Our lips met in a tender union, like a puzzle piece fitting neatly into place. I could taste the sweetness of her smile and all the versions of Genevieve. My stubborn friend. My confidant and co-conspirator. The dearest person to me in the world. And the young woman I’d left behind.

With a delicate touch, I traced the shell of her ear before cupping her jaw in my hands. Her skin was warm and I sifted her dark hair through my fingers, savoring the intimacy of the action.

My lips parted her own and just breathing the same air banished the memory of the distance between us. I didn’t want to think of missing Genevieve or the years we’d spent apart. So, in this garden, here and now, I clutched her to me, desperate and aching.

When our bodies came flush together from chests to thighs, Gen moaned—low and breathy in a way that had my cock going painfully hard.

I deepened the kiss, seeking her desire and her heat. And she returned everything I gave her. Genevieve’s eager tongue and searching lips had me groaning into her mouth, forgetting everything rational and wise.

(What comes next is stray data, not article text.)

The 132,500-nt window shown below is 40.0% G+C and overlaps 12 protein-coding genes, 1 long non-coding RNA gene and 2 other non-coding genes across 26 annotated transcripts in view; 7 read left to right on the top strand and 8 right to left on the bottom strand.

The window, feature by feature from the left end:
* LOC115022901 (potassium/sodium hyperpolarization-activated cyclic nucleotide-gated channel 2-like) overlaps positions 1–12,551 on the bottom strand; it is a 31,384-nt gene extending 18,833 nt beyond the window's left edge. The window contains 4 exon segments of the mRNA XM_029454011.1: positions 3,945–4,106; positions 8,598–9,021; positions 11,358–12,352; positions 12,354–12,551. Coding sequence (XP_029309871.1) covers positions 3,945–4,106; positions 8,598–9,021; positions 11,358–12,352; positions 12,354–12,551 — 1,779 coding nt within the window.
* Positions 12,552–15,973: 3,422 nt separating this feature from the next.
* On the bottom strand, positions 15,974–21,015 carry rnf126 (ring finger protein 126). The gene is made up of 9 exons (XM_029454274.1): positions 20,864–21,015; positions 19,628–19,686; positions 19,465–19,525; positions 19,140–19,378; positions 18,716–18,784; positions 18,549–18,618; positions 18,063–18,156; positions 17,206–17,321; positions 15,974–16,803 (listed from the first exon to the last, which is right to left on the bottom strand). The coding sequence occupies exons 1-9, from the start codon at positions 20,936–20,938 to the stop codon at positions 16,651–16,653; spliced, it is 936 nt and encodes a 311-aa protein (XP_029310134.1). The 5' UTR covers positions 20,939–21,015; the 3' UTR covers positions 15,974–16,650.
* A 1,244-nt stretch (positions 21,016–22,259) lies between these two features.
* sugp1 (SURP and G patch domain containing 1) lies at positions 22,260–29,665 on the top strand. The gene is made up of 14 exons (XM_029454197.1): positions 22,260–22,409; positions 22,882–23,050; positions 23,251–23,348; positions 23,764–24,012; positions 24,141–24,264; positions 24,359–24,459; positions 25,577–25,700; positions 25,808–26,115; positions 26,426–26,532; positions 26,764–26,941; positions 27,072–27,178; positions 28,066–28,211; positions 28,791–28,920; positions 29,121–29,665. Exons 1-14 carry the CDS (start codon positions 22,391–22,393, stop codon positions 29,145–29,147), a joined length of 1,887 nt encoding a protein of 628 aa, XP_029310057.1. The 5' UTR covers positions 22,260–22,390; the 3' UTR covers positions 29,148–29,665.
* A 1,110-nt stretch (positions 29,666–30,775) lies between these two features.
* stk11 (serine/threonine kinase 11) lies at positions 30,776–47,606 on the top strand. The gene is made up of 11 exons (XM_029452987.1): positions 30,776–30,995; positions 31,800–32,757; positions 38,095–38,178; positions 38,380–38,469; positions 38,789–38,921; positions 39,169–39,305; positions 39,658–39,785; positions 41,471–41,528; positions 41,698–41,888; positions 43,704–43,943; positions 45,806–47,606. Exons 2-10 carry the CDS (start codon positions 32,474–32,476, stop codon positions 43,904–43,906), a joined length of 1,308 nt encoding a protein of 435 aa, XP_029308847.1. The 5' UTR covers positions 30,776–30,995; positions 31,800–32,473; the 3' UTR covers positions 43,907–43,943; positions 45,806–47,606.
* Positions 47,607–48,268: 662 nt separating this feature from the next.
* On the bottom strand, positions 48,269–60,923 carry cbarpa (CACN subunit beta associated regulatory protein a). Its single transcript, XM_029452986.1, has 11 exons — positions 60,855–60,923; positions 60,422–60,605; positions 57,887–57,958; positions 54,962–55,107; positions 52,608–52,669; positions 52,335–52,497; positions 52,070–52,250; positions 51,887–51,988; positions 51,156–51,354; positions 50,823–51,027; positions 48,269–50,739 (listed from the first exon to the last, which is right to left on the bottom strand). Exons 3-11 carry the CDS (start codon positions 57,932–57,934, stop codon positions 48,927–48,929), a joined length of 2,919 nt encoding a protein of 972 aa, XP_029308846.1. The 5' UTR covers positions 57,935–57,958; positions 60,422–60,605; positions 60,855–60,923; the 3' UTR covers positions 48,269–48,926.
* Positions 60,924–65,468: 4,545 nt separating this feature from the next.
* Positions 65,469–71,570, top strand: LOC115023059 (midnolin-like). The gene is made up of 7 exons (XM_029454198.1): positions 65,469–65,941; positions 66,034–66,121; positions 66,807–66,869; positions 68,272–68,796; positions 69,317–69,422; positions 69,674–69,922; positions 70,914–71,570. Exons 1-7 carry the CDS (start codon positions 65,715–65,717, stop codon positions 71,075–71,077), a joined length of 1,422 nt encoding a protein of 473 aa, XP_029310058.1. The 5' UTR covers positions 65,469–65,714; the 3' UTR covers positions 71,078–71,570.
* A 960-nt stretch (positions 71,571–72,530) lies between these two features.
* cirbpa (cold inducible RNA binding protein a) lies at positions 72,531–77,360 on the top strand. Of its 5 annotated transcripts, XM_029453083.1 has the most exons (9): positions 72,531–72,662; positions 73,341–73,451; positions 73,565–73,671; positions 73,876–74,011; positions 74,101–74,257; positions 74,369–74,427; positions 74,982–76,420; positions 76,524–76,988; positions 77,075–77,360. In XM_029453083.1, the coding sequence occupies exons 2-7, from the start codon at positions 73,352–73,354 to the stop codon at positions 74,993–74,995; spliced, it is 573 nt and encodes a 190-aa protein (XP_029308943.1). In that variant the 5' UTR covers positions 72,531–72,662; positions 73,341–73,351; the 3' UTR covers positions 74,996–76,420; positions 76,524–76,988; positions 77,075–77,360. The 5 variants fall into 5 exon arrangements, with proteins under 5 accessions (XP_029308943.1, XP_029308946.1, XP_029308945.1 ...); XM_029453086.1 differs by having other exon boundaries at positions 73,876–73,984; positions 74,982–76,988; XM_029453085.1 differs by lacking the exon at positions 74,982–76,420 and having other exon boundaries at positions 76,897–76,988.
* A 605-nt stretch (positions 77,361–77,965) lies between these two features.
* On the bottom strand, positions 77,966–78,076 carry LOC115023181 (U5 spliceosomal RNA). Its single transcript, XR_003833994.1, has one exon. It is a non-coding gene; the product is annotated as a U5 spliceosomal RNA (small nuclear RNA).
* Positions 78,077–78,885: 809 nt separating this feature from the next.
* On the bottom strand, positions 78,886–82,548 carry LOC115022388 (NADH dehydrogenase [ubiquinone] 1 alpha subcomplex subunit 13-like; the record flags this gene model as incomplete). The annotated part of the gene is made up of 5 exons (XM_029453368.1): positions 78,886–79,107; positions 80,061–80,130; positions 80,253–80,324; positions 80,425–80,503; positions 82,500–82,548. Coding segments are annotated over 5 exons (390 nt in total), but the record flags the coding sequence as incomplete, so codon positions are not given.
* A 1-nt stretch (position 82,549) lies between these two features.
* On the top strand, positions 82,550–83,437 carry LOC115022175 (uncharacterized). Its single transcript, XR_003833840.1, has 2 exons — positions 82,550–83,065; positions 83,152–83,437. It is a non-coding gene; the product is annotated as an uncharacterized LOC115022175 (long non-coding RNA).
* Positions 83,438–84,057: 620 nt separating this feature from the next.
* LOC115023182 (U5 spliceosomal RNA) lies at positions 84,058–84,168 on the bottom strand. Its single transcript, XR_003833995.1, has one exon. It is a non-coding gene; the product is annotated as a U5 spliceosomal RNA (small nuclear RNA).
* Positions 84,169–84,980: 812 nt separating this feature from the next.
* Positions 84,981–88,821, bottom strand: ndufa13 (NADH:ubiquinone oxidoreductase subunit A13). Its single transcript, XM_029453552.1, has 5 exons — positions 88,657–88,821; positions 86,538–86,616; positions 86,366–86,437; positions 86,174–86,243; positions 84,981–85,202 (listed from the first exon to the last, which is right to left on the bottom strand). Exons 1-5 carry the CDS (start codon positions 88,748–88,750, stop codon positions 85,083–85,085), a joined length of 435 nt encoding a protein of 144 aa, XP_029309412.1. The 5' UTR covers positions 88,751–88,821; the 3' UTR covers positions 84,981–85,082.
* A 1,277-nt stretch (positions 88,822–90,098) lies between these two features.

There was no separation in my mind any longer. No painful end to our friendship. We were not the same Julian and Genevieve that we’d once been. There was only our desperate embrace and the way she felt against me—necessary, essential, a revelation.

The sound of a dog barking nearby had reality intruding painfully. And with the birdsong and Franny’s laughter came sense and reason.

Surely I’d gone mad to be kissing Genevieve Bartholomew in broad daylight in her sister’s—a duchess’s—garden in Mayfair.

I blinked into focus a startled and disheveled Genevieve before I had to look away. Her hair had been mangled by my covetous hands. And her cheeks burned scarlet. Genevieve’s blue eyes were wide and luminous—openly questioning when I didn’t have the answers.

Rather than meet her pleading gaze again, I said quietly to the stones beneath my feet, “I should go. That was . . . I should go.”

Genevieve said nothing.

The past and present were colliding again. The separation and simplicity that had existed for one shining moment in our kiss were gone. I stared down at the scuff marks on my boots and couldn’t believe I’d made such a misstep.

My mother’s tight, angry voice floated back to me on the biting October wind, “Mind your manners and remember your place.”

Genevieve was my friend. I could not ruin that and lose her again.

She was also a lady.

And I would always be the housekeeper’s son.


Thank you for reading! The Bartholomew series continues with Silas and Mary in Last on the List, coming December 12, 2023!